Bournemouth’s tactical shape
Now, I believe that Howe knew that Arteta would try to pull his defensive line from side to side with short passes while working to switch the point of attack. Bournemouth held an average width of 48 meters. They were giving Arsenal the wings to start with. This worked right into Arteta’s hands. They were trying to take away the balls through the midfield into the forward lines while keeping the ball in front of each defensive line. You can see in the next image how narrow Bournemouth’s wings players were playing. This only dropped them deep into their own half. They started with a formation line of the defensive unit 41 meters from their goal. As the Arsenal attacks started to mount they fell to a defensive formation line of 35 meters from goal. Bournemouth could not clear the lines and all the players were pushed to defend. Bournemouth only recorded three attempts with only one finding the frame from Wilson in the first half. In the following picture you how Bellerín pushed so high and inside that he forced Dominic Solanke to pull back to the top of the 18-yard box to pick him up.
With no options forward this leads to Arsenal winning the ball back quickly because of their initial numbers around the ball. Howe changed his tactics and formation after Arsenal’s second goal. He changed from a 4-4-2 to a 4-1-4-1. This put Frasier and Wilson on the wings to take care of the Arsenal outside backs while leaving three in the middle. The deepest of the three, Andrew Surman, responsible for staying organized in front of the back four and picking up Willock. As Bournemouth grew into this formation they were able to contain the Arsenal attack and started to generate chances coming from their wide players Frasier and Wilson. As you can see below, Bournemouth has the ball and Frasier pulls wide into space behind Bellerín while Wilson is providing width on the other side. This forces Arsenal into a defensive shape and is caught in a poor handoff between Guendouzi and Bellerín. This caused problems as the game progressed, and pushed Arsenal further and further back into their defensive third.
Second half changes
Howe tactics during the half time talk included switching the ball. With Arsenal putting numbers around the ball they found themselves compressed to one side of the field. Bournemouth recognized it after the formation switch to a 4-1-4-1. The quick pressing of the Arsenal players around the ball when they would lose it opened the Arsenal team up to quick switching of the ball. Bournemouth was able to move the ball in tight spaces and push numbers in the attack after switching the point of attack. You can see below how Bournemouth broke Arsenal’s pressure and quickly switched the point of attack. The space that Bournemouth found in the second half was due to the quick switches of the point of attack and quick organization behind the ball higher up the field.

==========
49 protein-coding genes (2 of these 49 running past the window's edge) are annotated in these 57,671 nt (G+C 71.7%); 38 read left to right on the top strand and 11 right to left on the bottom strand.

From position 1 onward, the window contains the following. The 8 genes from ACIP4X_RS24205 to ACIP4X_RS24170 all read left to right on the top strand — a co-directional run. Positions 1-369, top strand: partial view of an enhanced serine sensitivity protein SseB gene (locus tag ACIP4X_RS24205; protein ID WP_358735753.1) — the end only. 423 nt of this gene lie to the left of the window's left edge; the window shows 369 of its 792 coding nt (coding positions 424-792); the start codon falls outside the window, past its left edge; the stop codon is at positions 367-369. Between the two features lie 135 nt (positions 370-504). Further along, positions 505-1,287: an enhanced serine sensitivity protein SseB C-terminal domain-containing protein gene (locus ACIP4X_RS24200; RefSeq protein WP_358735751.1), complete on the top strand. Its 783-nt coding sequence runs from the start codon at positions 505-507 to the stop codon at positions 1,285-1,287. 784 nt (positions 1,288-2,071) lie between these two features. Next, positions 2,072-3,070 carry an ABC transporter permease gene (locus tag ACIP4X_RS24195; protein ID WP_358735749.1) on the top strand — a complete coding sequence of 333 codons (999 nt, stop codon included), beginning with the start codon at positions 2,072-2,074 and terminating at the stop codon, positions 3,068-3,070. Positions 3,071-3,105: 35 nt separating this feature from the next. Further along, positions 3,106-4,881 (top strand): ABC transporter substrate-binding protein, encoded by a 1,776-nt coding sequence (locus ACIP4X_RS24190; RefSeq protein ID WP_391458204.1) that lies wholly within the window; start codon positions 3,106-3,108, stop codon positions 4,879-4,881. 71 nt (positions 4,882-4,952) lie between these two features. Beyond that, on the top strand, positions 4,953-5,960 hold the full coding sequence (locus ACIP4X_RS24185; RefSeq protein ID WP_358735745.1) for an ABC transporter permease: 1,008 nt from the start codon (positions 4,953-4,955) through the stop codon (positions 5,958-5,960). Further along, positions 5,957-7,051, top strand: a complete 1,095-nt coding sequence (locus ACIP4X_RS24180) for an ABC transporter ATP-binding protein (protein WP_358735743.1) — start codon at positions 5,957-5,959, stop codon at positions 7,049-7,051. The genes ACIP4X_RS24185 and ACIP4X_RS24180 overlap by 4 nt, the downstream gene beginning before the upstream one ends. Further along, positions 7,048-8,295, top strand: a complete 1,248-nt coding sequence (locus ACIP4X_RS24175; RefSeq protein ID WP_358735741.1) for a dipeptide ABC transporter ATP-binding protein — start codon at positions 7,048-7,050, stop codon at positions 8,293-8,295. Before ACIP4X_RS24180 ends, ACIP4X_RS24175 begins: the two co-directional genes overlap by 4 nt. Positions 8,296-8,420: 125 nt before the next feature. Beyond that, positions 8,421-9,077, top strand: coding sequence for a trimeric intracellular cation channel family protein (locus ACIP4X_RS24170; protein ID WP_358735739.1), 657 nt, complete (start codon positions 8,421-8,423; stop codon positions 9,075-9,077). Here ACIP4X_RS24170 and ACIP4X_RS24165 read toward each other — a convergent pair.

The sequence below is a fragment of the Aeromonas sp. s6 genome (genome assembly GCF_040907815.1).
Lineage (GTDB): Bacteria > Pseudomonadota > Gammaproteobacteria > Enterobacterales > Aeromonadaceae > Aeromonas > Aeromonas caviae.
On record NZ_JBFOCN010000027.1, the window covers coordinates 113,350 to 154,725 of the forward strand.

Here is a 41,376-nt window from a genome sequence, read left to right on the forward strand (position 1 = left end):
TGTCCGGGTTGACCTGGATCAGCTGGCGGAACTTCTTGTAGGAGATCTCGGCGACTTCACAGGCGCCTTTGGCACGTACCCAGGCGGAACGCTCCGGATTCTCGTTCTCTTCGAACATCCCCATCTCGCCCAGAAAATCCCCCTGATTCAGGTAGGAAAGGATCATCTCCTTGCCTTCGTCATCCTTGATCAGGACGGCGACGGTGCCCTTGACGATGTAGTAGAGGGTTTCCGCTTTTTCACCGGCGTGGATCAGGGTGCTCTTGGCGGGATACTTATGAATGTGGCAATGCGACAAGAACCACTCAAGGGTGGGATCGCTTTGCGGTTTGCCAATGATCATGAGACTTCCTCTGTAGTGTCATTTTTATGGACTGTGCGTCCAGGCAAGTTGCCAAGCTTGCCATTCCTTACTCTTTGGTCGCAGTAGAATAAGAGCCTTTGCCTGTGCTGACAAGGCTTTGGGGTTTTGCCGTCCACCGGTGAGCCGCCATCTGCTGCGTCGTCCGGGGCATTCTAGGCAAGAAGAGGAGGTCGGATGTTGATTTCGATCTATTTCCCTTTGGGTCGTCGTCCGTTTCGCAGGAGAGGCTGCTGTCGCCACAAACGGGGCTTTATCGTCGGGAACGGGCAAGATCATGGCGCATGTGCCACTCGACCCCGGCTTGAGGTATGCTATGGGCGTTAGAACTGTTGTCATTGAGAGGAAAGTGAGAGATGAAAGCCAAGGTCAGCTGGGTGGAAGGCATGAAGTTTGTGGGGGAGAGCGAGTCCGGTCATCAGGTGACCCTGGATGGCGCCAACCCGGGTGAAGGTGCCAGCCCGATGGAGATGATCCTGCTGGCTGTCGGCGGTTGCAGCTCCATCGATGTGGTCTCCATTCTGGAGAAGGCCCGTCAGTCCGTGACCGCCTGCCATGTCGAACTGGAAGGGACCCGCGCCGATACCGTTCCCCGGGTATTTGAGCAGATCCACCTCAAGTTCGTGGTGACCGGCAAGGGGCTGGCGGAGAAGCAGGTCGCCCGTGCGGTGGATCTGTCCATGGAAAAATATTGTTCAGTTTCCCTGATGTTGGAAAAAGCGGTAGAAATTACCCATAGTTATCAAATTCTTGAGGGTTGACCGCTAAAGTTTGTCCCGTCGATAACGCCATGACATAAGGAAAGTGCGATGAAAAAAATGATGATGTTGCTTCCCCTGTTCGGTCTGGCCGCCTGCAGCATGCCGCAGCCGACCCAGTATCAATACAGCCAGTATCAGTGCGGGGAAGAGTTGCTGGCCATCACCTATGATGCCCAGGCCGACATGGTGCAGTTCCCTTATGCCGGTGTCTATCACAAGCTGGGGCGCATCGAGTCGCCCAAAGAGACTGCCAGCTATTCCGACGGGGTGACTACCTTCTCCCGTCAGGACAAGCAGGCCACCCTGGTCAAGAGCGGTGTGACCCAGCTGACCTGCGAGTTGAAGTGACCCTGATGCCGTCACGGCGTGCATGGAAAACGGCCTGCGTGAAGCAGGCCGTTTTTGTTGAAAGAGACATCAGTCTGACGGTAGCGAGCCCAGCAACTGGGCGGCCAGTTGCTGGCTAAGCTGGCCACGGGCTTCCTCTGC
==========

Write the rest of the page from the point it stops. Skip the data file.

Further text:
Late in the second half, with Arsenal up by two goals, Arteta moved to a 5-4-1. By putting Xhaka in the backline and holding Bellerín and Saka he gave up a lot of the possession to protect the goal. Arsenal had a possession statistic of 66% of the possession at its peak during the second half to 45% of the possession after the 75 minutes. Below you can see a clear picture of how close the outside backs stayed to the three center-backs. They were giving up 30 – 40 yards of field to Bournemouth in order to reduce the odds of Bournemouth would get a goal.
Arsenal is returning to their passing roots under Arteta. Now it is time for them to put a full game together to continue to get results and continue in the FA Cup. Bournemouth continues to struggle in all competitions, but with seemingly new personnel every week it is not hard to imagine why. Tactical changes earlier in Bournemouth’s game would have helped them not to give up goals and with it turning into a grudge match late would have played into their hands.